A study published in Nature shows that climate change affects 80% of the world’s land area, where 85% of the global population lives.
According to the study, there is overwhelming evidence that climate change impacts are already observed worldwide in human and natural systems.
The study used the language model BERT to identify and classify studies on observed climate impacts, producing a comprehensive machine-learning-assisted evidence map, which researchers used to comb through over 100,000 published between 1951 and 2018.
These studies cover various fields from glaciology to agricultural science and marine biology to migration and conflict research. Evidence from these studies shows that climate change impacts are expanding. Climate literature has grown exponentially as well.
Study author Max Callaghan says in an interview that between 1951 and 1990, there was only 1500 climate-related research. Still, after five years since the last UN assessment, there were 75,000 to 85,000 studies which is a phenomenal increase.
Recent works have examined ways to handle exponential growth in scientific publications on climate change to take considerable literature using technological innovations and machine learning methods.
The study used the location data from studies then sorted the globe into grids. They then mapped documented climate impacts and matched them with the area’s observed temperatures and rainfall trends.
Though most of the world’s population resides in areas where trends in temperature and or precipitation can be at least partially attributed to human influence, according to researchers’ analysis, there is substantial geographical variation in the degree to which the impacts of temperature and precipitation on human and natural systems have been studied.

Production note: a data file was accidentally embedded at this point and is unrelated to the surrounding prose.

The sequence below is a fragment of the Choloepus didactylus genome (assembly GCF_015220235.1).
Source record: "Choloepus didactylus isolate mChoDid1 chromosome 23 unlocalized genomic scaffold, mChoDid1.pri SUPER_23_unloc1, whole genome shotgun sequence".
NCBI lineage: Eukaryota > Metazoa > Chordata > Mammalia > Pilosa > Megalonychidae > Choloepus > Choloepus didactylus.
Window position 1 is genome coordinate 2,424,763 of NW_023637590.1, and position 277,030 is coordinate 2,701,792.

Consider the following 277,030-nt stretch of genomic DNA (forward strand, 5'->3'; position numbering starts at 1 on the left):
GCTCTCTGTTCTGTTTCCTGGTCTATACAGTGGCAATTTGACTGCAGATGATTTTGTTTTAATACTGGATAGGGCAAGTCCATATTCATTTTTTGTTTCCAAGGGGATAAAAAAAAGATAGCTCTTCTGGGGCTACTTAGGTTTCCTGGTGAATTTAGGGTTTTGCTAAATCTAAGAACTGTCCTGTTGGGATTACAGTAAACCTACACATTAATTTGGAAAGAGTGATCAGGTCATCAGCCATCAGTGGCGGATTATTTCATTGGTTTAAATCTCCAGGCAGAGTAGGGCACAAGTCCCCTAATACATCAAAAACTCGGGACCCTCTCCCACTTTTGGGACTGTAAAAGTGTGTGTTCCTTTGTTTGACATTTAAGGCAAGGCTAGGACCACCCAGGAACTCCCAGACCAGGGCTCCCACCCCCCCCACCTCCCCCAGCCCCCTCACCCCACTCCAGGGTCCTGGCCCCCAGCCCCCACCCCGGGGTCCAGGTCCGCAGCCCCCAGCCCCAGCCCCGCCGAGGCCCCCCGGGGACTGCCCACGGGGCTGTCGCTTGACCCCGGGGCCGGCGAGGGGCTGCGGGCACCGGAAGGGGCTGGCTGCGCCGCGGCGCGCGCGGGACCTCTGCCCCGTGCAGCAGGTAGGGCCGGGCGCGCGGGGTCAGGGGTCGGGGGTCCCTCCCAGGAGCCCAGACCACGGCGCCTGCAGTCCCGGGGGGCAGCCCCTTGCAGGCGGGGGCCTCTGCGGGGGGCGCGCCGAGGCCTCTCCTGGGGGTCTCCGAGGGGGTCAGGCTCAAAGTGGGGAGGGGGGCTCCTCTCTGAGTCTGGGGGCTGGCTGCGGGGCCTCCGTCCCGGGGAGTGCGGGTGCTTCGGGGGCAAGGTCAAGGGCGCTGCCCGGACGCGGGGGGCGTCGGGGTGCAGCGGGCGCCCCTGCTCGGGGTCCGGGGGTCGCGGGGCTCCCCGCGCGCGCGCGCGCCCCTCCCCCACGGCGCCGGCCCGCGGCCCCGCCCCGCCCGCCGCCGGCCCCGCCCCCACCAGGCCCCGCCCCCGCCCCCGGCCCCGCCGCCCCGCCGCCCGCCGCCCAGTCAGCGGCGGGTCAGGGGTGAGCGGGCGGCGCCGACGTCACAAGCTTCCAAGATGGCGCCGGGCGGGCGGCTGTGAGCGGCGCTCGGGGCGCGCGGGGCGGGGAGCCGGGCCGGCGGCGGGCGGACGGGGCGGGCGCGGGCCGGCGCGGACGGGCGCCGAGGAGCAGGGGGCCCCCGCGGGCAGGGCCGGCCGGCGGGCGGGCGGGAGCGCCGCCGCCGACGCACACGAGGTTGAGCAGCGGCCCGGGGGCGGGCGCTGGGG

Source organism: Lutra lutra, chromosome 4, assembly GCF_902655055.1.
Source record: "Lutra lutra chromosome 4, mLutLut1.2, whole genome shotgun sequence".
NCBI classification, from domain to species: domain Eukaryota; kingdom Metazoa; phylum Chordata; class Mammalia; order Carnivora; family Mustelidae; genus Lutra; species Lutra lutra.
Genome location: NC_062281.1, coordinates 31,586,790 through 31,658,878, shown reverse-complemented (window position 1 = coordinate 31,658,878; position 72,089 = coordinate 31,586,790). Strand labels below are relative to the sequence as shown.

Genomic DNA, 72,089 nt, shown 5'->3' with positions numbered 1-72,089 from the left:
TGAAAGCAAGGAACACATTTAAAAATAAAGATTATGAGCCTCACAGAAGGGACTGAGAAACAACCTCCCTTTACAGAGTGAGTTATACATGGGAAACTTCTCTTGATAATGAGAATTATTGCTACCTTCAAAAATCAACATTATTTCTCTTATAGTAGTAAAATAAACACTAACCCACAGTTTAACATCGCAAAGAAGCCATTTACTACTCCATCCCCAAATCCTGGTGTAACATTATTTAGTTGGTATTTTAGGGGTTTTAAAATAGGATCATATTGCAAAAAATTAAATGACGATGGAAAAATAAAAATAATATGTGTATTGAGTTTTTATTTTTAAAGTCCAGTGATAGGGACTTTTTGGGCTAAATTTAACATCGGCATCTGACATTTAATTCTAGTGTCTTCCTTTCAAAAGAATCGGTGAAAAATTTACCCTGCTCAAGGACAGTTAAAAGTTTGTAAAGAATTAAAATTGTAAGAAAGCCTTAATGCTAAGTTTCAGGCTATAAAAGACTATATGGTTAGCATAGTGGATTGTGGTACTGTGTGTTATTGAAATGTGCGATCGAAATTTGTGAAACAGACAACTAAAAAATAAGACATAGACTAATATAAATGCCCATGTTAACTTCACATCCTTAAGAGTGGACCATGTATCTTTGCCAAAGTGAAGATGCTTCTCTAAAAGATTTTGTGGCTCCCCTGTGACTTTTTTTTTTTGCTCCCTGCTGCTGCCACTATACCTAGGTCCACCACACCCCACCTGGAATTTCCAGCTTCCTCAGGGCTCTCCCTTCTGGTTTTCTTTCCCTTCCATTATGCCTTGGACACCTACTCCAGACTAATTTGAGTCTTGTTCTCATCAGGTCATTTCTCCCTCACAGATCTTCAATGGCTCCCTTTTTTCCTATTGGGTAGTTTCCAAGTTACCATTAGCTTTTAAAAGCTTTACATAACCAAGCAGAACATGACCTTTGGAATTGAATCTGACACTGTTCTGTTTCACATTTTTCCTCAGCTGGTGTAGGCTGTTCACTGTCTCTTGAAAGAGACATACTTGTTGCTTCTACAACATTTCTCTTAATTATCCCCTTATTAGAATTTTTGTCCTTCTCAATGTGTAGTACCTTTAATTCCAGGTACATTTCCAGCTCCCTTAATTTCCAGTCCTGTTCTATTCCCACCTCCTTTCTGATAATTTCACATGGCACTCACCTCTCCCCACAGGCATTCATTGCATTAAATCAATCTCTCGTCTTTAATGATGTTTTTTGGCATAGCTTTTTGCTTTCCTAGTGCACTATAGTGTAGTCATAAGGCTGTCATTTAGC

Researchers have characterised areas with fewer than five weighted studies per grid cell as displaying low evidence, areas with between 5 and 20 weighted studies as robust evidence, and areas with more than 20 weighted studies as high evidence.
Researchers find robust evidence of human influence on temperature or precipitation trends for 48% of the global land area (hosting 74% of the global population). These areas are in Western Europe, North America, South, and East Asia.
For 33% of the global land area (hosting 11% of the global population), it shows human influence in long-term trends in precipitation and temperatures. However, there is also relatively little evidence in the existing literature about how these trends impact human and natural systems.
Parts of Western Africa, South-east, Western, and Northern Asia show evidence that their climate has changed because of human influence, but there is little evidence on how this may be impacting human and natural systems.
The study has revealed some blind spots when it comes to climate impact data and these open future research opportunities that can have real implications for climate adaptation and planning.
To read the study, click the link below:
Callaghan, M., Schleussner, CF., Nath, S. et al. Machine-learning-based evidence and attribution mapping of 100,000 climate impact studies. Nat. Clim. Chang. (2021). https://doi.org/10.1038/s41558-021-01168-6